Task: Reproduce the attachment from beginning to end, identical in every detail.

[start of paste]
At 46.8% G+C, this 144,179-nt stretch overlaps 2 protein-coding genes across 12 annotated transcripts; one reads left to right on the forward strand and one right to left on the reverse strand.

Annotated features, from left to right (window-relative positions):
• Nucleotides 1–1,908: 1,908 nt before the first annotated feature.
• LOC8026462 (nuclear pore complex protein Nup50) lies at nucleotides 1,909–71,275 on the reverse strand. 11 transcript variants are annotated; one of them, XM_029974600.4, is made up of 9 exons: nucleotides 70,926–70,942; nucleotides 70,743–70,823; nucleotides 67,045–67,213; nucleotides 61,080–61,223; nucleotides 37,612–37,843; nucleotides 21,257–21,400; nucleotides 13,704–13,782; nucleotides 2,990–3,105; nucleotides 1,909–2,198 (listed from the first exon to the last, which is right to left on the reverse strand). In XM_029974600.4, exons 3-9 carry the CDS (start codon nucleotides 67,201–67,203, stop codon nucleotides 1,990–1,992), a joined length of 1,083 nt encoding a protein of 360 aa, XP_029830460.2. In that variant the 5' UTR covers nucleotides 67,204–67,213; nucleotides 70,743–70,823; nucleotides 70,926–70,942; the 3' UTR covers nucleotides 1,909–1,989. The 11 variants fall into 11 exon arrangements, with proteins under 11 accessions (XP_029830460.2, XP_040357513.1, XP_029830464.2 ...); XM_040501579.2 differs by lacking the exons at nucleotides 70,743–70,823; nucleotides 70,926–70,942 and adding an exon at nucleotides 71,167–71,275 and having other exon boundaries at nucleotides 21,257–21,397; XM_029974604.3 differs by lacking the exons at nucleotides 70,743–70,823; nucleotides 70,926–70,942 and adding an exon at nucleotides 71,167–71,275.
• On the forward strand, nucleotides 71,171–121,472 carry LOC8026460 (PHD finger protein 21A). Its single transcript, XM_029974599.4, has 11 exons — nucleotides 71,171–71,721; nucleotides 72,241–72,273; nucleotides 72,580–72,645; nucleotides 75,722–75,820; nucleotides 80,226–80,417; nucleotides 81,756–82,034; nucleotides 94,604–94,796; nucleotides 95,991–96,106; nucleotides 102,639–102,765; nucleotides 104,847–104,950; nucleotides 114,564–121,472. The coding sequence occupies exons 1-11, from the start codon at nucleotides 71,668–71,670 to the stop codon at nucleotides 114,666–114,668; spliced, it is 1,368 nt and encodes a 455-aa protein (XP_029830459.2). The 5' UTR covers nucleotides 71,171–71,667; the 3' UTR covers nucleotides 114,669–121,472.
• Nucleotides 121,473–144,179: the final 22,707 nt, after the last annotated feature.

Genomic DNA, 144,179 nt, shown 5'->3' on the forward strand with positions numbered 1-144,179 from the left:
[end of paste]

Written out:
At 46.8% G+C, this 144,179-nt stretch overlaps 2 protein-coding genes across 12 annotated transcripts; one reads left to right on the forward strand and one right to left on the reverse strand.

Annotated features, from left to right (window-relative positions):
• Nucleotides 1–1,908: 1,908 nt before the first annotated feature.
• LOC8026462 (nuclear pore complex protein Nup50) lies at nucleotides 1,909–71,275 on the reverse strand. 11 transcript variants are annotated; one of them, XM_029974600.4, is made up of 9 exons: nucleotides 70,926–70,942; nucleotides 70,743–70,823; nucleotides 67,045–67,213; nucleotides 61,080–61,223; nucleotides 37,612–37,843; nucleotides 21,257–21,400; nucleotides 13,704–13,782; nucleotides 2,990–3,105; nucleotides 1,909–2,198 (listed from the first exon to the last, which is right to left on the reverse strand). In XM_029974600.4, exons 3-9 carry the CDS (start codon nucleotides 67,201–67,203, stop codon nucleotides 1,990–1,992), a joined length of 1,083 nt encoding a protein of 360 aa, XP_029830460.2. In that variant the 5' UTR covers nucleotides 67,204–67,213; nucleotides 70,743–70,823; nucleotides 70,926–70,942; the 3' UTR covers nucleotides 1,909–1,989. The 11 variants fall into 11 exon arrangements, with proteins under 11 accessions (XP_029830460.2, XP_040357513.1, XP_029830464.2 ...); XM_040501579.2 differs by lacking the exons at nucleotides 70,743–70,823; nucleotides 70,926–70,942 and adding an exon at nucleotides 71,167–71,275 and having other exon boundaries at nucleotides 21,257–21,397; XM_029974604.3 differs by lacking the exons at nucleotides 70,743–70,823; nucleotides 70,926–70,942 and adding an exon at nucleotides 71,167–71,275.
• On the forward strand, nucleotides 71,171–121,472 carry LOC8026460 (PHD finger protein 21A). Its single transcript, XM_029974599.4, has 11 exons — nucleotides 71,171–71,721; nucleotides 72,241–72,273; nucleotides 72,580–72,645; nucleotides 75,722–75,820; nucleotides 80,226–80,417; nucleotides 81,756–82,034; nucleotides 94,604–94,796; nucleotides 95,991–96,106; nucleotides 102,639–102,765; nucleotides 104,847–104,950; nucleotides 114,564–121,472. The coding sequence occupies exons 1-11, from the start codon at nucleotides 71,668–71,670 to the stop codon at nucleotides 114,666–114,668; spliced, it is 1,368 nt and encodes a 455-aa protein (XP_029830459.2). The 5' UTR covers nucleotides 71,171–71,667; the 3' UTR covers nucleotides 114,669–121,472.
• Nucleotides 121,473–144,179: the final 22,707 nt, after the last annotated feature.

Genomic DNA, 144,179 nt, shown 5'->3' on the forward strand with positions numbered 1-144,179 from the left: